A few months ago, I bumped into someone who was using Kannada as their system language on their iPhone. Curious to find out Android’s support for languages that are not English, I switched my system language to Kannada as well and was pleasantly surprised to find nearly everything on stock Android in Kannada. The app ecosystem on the other hand is a different story.
Uber and Ola, India’s leading taxi apps, don’t seem to care about regional language support - While Ola makes no attempt to support use in Kannada, Uber’s attempt at Kannada internationalization seems to be an afterthought, with entirely broken screens.
Why support regional languages?
Barrier to entry - As a person in tech, with friends who work in or take an interest in tech, it’s easy to forget that using technology is hard for a lot of people. Adding a language barrier into the mix makes it worse. English is intimidating to a lot of people, especially in India. Anecdotally, I’ve had relatives tell me that they’d really like to be able to use taxi apps to move around, but they’re afraid of selecting the wrong location or ordering the wrong class of taxi (resulting in memorising the flow of taps 🤦). There’s an argument to be made about better UI/UX, but I think interfaces that are exclusively in English become a barrier to entry.
English is not inclusive - The history of English in India is steeped in colonialism (well, duh!), casteism, and elitism. Walk around in any “second-tier” city in India, and you’ll see advertisements for a multitude of companies, schools and websites offering to teach you how to speak “fluent English”. The clamour to learn English is of course driven by its employment potential, but I’d argue that it has to do with caste and elitism as well. Indian society places a high value on English fluency, and apps are silently reinforcing the discrimination that comes with it.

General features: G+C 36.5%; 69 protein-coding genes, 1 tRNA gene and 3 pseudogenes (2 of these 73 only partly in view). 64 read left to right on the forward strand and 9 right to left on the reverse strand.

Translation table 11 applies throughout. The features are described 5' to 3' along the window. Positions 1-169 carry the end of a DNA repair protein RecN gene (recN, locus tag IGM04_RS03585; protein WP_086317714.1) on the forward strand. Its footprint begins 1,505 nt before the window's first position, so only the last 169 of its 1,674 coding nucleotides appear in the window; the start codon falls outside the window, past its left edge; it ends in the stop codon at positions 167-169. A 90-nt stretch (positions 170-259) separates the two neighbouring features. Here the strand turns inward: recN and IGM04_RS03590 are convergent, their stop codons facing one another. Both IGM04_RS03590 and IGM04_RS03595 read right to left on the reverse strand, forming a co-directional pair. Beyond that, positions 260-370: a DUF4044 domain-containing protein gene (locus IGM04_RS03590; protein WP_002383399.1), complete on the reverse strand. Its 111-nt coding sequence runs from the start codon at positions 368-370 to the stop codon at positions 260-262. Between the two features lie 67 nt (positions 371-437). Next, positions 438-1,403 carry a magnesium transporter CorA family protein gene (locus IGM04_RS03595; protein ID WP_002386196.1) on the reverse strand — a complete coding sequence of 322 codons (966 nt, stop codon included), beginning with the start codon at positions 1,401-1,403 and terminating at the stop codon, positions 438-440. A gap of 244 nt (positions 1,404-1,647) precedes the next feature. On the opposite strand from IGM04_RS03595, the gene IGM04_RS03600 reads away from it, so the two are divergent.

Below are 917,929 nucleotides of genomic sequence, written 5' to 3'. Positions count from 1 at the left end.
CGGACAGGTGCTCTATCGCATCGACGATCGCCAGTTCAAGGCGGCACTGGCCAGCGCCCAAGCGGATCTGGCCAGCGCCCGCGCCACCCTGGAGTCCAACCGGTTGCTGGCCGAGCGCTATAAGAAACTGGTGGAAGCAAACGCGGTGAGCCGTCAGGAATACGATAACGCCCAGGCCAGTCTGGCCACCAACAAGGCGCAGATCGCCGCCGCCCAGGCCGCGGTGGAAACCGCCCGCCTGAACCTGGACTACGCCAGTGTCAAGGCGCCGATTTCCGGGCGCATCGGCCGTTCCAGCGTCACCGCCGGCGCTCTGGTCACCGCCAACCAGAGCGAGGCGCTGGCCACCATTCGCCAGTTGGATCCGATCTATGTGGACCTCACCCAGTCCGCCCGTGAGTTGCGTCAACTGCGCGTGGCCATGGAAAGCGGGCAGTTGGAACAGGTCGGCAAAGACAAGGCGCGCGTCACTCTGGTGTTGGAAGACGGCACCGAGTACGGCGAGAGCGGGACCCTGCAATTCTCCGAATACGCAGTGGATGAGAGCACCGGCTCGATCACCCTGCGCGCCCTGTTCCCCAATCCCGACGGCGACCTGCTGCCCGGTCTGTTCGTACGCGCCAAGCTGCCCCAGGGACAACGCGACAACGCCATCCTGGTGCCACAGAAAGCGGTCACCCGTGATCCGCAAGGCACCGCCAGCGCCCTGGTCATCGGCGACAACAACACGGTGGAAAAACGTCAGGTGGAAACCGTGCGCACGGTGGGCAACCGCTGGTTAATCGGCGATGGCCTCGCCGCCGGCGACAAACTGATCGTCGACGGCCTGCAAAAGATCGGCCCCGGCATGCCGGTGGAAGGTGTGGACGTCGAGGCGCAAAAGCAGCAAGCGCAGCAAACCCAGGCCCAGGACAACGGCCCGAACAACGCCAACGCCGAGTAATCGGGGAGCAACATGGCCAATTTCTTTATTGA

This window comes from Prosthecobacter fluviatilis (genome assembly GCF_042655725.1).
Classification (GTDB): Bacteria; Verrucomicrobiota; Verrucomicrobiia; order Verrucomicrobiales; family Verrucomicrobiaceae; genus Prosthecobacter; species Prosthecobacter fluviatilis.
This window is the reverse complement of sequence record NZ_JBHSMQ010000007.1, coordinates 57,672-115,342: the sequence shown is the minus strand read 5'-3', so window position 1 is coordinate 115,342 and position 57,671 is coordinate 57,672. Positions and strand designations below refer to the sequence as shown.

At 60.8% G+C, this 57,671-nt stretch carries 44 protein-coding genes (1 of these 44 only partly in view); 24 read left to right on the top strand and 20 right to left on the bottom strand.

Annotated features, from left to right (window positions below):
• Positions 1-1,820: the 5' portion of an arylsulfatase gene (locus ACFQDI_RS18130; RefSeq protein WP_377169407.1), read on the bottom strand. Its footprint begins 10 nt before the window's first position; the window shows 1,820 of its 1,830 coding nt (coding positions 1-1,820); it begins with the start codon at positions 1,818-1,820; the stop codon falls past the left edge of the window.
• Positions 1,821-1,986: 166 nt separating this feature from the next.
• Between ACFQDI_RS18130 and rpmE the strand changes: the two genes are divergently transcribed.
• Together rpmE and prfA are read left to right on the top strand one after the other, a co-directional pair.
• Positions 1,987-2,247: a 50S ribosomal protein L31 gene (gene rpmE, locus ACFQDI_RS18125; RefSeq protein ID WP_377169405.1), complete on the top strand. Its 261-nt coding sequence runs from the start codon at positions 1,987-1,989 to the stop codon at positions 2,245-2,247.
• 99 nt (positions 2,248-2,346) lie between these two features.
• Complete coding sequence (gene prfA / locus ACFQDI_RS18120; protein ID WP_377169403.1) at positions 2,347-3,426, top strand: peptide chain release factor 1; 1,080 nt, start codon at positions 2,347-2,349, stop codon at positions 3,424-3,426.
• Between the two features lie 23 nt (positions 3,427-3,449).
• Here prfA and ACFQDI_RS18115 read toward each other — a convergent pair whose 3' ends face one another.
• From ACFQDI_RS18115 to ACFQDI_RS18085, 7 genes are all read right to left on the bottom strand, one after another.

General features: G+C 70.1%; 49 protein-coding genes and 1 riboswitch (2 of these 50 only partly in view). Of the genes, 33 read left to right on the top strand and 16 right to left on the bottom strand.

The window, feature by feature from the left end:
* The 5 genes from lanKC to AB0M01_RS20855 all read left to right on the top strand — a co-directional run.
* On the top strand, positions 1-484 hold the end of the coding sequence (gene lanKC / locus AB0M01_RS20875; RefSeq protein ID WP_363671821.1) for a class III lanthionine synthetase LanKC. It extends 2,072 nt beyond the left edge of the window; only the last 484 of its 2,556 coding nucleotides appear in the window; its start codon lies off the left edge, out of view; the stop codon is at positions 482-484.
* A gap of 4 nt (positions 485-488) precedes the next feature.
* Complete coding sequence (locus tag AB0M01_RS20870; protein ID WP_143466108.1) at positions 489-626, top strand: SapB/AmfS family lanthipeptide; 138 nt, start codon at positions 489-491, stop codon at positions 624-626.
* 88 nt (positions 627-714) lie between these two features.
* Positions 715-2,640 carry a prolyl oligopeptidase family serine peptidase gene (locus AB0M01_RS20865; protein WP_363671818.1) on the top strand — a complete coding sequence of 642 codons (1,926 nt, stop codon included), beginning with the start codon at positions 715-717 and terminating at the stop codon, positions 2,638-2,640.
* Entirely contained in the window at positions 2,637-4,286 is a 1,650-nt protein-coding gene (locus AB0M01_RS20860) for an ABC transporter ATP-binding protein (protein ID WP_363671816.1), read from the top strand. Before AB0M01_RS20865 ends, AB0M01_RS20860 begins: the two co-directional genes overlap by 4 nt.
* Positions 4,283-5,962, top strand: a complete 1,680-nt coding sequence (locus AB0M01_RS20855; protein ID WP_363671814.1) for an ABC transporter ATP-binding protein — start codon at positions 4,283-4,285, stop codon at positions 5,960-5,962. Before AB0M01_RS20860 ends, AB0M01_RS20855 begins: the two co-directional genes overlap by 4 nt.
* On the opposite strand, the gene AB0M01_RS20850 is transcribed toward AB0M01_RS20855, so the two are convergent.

Content availability is a problem - There’s a classic chicken-and-egg (could not find an equivalent vegan expression!) issue at play - Platforms don’t have support for regional languages, and there’s not enough regional language content to make it worthwhile for platforms to support them. It looks like Amazon is yet to support Kannada content on Kindles! For now, you have a choice from as many as TWO Kindle eBooks if you search by language. TWO!
$$$$ - Okay, fine! I’ll stoop to appealing to capitalism - Companies are leaving money on the table by making their products and services inaccessible to a lot of people! Think about the growth potential, the happy investors, those beautiful graphs in upswing!
Because squiggly letters are awesome! ದಯವಿಟ್ಟು ನಿಮ್ಮ ಫೋನ್ ಹಾಗು ಕಂಪ್ಯೂಟರ್-ಗಳಲ್ಲಿ ನಿಮ್ಮ ಭಾಷೆಯನ್ನು ಉಪಯೋಗಿಸಿ
What can you do?
- Strength in numbers - Don’t be an elitist, prop up regional language numbers by switching your system language on your device(s)
- Contribute translation strings to open-source projects! I started contributing Kannada translations to Signal Messenger’s Android app, and it’s surprisingly fun and very satisfying to see the number of untranslated strings go down on every submit :)
- Lobby governments to mandate the availability of regional languages (perhaps in addition to other languages?) on government websites. In 2019, governments paying third parties taxpayer money to build websites that lack regional language support is like building footpaths that are not wheelchair-friendly - egregious and just plain criminally negligent!